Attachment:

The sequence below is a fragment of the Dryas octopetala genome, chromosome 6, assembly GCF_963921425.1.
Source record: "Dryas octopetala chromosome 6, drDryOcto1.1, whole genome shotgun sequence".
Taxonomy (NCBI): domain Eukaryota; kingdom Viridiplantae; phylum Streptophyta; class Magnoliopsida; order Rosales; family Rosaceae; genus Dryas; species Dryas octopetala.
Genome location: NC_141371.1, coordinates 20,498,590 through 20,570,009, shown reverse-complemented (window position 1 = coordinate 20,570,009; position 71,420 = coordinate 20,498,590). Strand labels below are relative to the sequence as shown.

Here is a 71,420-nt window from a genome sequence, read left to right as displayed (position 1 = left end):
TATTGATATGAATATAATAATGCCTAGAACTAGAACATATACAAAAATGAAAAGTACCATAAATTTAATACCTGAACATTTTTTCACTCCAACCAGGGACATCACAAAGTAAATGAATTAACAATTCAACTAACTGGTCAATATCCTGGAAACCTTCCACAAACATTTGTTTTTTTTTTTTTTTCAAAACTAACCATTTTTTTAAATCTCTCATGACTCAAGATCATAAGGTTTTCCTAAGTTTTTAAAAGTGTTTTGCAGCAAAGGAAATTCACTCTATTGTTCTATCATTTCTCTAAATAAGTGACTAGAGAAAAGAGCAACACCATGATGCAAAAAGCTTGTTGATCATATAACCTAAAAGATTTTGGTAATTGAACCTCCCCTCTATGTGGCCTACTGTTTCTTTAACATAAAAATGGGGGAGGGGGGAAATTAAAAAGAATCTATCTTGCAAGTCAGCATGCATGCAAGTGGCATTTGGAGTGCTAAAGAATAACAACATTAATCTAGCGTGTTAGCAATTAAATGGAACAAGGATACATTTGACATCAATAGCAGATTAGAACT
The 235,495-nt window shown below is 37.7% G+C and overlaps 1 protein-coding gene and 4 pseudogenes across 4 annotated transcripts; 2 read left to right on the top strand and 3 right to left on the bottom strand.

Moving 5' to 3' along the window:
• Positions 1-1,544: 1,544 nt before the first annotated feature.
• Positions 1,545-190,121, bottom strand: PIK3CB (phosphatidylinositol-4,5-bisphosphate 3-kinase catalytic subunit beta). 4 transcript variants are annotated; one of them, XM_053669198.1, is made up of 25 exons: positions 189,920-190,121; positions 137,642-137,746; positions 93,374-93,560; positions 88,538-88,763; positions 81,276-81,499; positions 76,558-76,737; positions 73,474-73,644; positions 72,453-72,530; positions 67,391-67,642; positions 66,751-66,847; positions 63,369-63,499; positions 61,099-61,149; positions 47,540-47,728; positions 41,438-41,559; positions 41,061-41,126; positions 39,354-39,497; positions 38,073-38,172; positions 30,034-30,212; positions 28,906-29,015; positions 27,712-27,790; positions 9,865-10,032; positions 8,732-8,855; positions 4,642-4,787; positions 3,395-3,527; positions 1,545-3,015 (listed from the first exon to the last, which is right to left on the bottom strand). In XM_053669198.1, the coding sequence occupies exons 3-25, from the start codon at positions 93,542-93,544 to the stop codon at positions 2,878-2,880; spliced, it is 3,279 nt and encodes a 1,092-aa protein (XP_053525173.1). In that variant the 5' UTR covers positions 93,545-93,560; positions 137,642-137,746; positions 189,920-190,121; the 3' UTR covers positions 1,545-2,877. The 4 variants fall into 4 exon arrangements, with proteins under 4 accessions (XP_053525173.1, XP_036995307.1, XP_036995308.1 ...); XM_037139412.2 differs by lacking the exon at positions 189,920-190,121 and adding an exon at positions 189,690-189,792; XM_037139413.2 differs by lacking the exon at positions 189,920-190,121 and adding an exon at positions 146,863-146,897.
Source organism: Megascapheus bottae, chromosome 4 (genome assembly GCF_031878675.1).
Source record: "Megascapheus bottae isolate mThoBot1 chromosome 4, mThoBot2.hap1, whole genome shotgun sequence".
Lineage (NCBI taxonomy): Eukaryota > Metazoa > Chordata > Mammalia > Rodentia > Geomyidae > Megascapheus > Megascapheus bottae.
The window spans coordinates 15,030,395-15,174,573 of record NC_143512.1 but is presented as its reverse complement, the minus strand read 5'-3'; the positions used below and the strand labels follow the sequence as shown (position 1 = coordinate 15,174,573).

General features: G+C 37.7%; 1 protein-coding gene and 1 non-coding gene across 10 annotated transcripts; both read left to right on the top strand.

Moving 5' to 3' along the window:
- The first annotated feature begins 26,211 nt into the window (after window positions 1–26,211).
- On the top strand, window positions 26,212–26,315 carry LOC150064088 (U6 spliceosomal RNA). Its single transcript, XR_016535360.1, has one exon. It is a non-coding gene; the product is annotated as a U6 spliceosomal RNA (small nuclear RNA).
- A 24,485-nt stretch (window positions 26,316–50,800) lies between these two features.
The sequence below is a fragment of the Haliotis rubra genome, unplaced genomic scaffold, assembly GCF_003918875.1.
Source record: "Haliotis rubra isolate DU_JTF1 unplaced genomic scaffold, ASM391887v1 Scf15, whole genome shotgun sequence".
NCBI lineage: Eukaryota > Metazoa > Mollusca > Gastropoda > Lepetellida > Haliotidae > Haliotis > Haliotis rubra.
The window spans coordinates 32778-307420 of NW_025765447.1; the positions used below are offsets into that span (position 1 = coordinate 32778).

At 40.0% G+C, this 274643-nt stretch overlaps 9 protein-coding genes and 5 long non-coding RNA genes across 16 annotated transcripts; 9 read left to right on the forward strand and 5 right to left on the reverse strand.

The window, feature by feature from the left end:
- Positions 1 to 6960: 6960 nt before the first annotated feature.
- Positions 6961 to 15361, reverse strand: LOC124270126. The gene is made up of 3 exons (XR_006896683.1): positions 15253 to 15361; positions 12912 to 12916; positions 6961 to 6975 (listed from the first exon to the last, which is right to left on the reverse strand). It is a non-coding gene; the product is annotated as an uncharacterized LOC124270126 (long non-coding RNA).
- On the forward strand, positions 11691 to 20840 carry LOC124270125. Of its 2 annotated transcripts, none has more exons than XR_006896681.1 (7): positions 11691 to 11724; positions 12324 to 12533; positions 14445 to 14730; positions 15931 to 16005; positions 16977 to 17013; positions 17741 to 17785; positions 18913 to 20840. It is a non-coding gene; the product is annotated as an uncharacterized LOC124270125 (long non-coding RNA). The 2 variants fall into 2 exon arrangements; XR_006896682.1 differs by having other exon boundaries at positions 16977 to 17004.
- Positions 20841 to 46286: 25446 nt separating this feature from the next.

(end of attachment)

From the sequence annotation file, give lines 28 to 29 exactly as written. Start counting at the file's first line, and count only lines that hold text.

- On the forward strand, positions 11691 to 20840 carry LOC124270125. Of its 2 annotated transcripts, none has more exons than XR_006896681.1 (7): positions 11691 to 11724; positions 12324 to 12533; positions 14445 to 14730; positions 15931 to 16005; positions 16977 to 17013; positions 17741 to 17785; positions 18913 to 20840. It is a non-coding gene; the product is annotated as an uncharacterized LOC124270125 (long non-coding RNA). The 2 variants fall into 2 exon arrangements; XR_006896682.1 differs by having other exon boundaries at positions 16977 to 17004.
- Positions 20841 to 46286: 25446 nt separating this feature from the next.